Despite comprising almost 50% of the total U.S. labor force, and 51.3% of employees in the U.S. casino industry (Price, Waterhouse, & Coopers, 2003), women are still underrepresented in high levels of business management. (According to Price, Waterhouse, & Coopers, 2003, this 51.3% figure includes Indian/Alaskan Native American employees.) It appears that the glass ceiling said to hinder women's advancement to senior-level management positions is still intact in the gaming industry.
"Political scientists and Nevada observers say women in Nevada may face a thicker glass ceiling because of the state's small, male-dominated political environment and a history of frontier sexism, wrote Coolican (2006)." Former Nevada Lieutenant Governor Lorraine Hunt, in the same article, noted that: "men make up the majority of senior executives in the state's dominant gaming industry" (Coolican, 2006). Clearly, the glass ceiling that hinders women's advancement to senior-level casino management is still intact.
Because little research on the glass-ceiling effect has focused specifically on the gaming industry, this researcher will explore to what extent women have the opportunity to demonstrate the skills and abilities considered necessary for promotion into senior-level leadership positions in the Nevada casinos. The findings could have significant implications for a segment of the entire United States' hospitality industry, which includes gaming industry.
Definition of Terms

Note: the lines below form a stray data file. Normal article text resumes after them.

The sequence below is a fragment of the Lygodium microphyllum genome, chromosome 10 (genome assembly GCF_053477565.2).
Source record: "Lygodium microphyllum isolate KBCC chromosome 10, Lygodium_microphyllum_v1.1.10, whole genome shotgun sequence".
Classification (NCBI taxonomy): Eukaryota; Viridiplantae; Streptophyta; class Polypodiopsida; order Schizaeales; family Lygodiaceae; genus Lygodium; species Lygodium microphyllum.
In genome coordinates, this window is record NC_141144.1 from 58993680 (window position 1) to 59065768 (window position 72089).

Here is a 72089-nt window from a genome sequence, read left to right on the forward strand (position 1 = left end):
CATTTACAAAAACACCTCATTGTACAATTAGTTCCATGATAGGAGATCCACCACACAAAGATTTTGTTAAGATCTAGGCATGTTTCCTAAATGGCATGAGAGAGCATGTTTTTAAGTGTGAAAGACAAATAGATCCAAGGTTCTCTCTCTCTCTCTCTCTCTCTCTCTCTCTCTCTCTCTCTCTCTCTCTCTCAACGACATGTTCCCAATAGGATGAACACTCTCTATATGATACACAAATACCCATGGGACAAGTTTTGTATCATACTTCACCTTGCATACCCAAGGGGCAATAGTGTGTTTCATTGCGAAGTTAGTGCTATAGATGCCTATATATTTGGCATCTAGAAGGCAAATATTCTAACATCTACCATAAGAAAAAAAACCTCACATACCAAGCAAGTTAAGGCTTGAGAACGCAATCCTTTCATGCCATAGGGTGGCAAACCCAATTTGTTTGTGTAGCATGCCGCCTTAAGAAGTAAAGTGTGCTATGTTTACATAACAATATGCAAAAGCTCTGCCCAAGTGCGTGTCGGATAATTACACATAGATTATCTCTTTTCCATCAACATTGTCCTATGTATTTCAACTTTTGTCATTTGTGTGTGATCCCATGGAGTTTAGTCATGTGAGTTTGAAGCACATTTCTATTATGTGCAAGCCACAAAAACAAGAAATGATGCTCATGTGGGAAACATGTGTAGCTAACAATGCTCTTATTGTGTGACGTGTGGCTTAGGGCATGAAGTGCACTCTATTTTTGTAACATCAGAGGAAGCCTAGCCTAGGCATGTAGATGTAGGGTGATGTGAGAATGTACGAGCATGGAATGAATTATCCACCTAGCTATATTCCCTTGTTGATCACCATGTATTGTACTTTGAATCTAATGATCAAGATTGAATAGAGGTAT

The key management terms for the purposes of this paper are:
Senior-level Leaders--On the questionnaire that was sent to prospective participants, this researcher defined senior-level leaders as Owner, CEO and/or president, chief operating officer, general manager, assistant general manager, senior or executive vice president, vice president, CFO or controller, executive director, director, and senior-level manager. These people are ultimately responsible for the success/failure of the operations of the organization. In addition, these senior-level leaders have important strategy-making roles (Thompson, Gamble, & Strickland, 2006).
Gender and Career Success Research
The "glass ceiling" is a term coined in the 1970s in the United States to describe invisible and artificial barriers, created by attitudinal prejudices that block women from attaining senior-level leadership positions (Wirth, 2001). Are there still biased perceptions toward women today? Applebaum (2006) reported that women still face resistance in conservative business cultures, and the number of boardroom tables at which they hold seats varies widely by industry.
In 1995, the Glass Ceiling Commission, a panel sponsored by the U.S. Department of Labor found that the glass ceiling was continuing to deny untold numbers of qualified people the opportunity to compete for and hold executive-level positions in the private sector (U. S. Department of Labor, 1995). Further, Weber (1998) found that women executives in the gaming industry, a segment of the hospitality industry, mentioned the old boys' network as one of the key constraints to their career progression.
According to research performed by Catalyst, an organization devoted to advancing women in the workplace, a mere 57 of 13,000 corporate officers were women, only 96 women ran business units, and only 1.9% of the highest-earning corporate officers were women (Knutson & Schmidgall, 1999). In a subsequent study of Fortune 500 companies, Catalyst found that there still was a shortage of women in the top ranks and that there had been few changes in senior-level women's attitudes and experiences within the past seven years (Catalyst, 2003).
As recently as 2004, even though some women were close enough to the top positions in firms to be considered in the recruitment pool for senior-level leadership positions, they rarely achieved such positions (Maume, Jr. …